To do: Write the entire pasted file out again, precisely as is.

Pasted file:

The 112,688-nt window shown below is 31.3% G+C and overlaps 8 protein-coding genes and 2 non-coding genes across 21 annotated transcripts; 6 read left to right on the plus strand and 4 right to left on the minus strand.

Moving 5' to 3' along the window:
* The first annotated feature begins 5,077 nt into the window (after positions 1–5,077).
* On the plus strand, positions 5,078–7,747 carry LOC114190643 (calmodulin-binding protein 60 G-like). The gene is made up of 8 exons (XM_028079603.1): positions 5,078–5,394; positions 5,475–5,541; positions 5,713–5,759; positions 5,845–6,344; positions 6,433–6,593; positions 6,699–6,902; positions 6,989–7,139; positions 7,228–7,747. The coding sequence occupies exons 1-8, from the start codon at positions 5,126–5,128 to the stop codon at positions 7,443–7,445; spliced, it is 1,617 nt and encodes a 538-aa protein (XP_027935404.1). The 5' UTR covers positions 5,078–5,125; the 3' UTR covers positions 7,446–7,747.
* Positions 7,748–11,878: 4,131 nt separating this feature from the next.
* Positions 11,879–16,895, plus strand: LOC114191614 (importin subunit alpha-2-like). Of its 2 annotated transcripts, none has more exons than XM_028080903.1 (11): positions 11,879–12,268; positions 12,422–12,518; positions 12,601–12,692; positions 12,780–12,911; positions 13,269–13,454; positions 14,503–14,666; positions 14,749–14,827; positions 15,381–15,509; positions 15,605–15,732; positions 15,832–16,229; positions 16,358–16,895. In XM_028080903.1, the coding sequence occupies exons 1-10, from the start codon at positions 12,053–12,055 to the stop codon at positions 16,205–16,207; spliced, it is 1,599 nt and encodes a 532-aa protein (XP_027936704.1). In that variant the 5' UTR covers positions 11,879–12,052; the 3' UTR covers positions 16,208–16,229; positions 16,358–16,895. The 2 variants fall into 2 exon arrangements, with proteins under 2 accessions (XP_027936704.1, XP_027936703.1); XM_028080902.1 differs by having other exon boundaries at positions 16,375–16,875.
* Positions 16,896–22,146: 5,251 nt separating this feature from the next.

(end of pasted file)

The 112,688-nt window shown below is 31.3% G+C and overlaps 8 protein-coding genes and 2 non-coding genes across 21 annotated transcripts; 6 read left to right on the plus strand and 4 right to left on the minus strand.

Moving 5' to 3' along the window:
* The first annotated feature begins 5,077 nt into the window (after positions 1–5,077).
* On the plus strand, positions 5,078–7,747 carry LOC114190643 (calmodulin-binding protein 60 G-like). The gene is made up of 8 exons (XM_028079603.1): positions 5,078–5,394; positions 5,475–5,541; positions 5,713–5,759; positions 5,845–6,344; positions 6,433–6,593; positions 6,699–6,902; positions 6,989–7,139; positions 7,228–7,747. The coding sequence occupies exons 1-8, from the start codon at positions 5,126–5,128 to the stop codon at positions 7,443–7,445; spliced, it is 1,617 nt and encodes a 538-aa protein (XP_027935404.1). The 5' UTR covers positions 5,078–5,125; the 3' UTR covers positions 7,446–7,747.
* Positions 7,748–11,878: 4,131 nt separating this feature from the next.
* Positions 11,879–16,895, plus strand: LOC114191614 (importin subunit alpha-2-like). Of its 2 annotated transcripts, none has more exons than XM_028080903.1 (11): positions 11,879–12,268; positions 12,422–12,518; positions 12,601–12,692; positions 12,780–12,911; positions 13,269–13,454; positions 14,503–14,666; positions 14,749–14,827; positions 15,381–15,509; positions 15,605–15,732; positions 15,832–16,229; positions 16,358–16,895. In XM_028080903.1, the coding sequence occupies exons 1-10, from the start codon at positions 12,053–12,055 to the stop codon at positions 16,205–16,207; spliced, it is 1,599 nt and encodes a 532-aa protein (XP_027936704.1). In that variant the 5' UTR covers positions 11,879–12,052; the 3' UTR covers positions 16,208–16,229; positions 16,358–16,895. The 2 variants fall into 2 exon arrangements, with proteins under 2 accessions (XP_027936704.1, XP_027936703.1); XM_028080902.1 differs by having other exon boundaries at positions 16,375–16,875.
* Positions 16,896–22,146: 5,251 nt separating this feature from the next.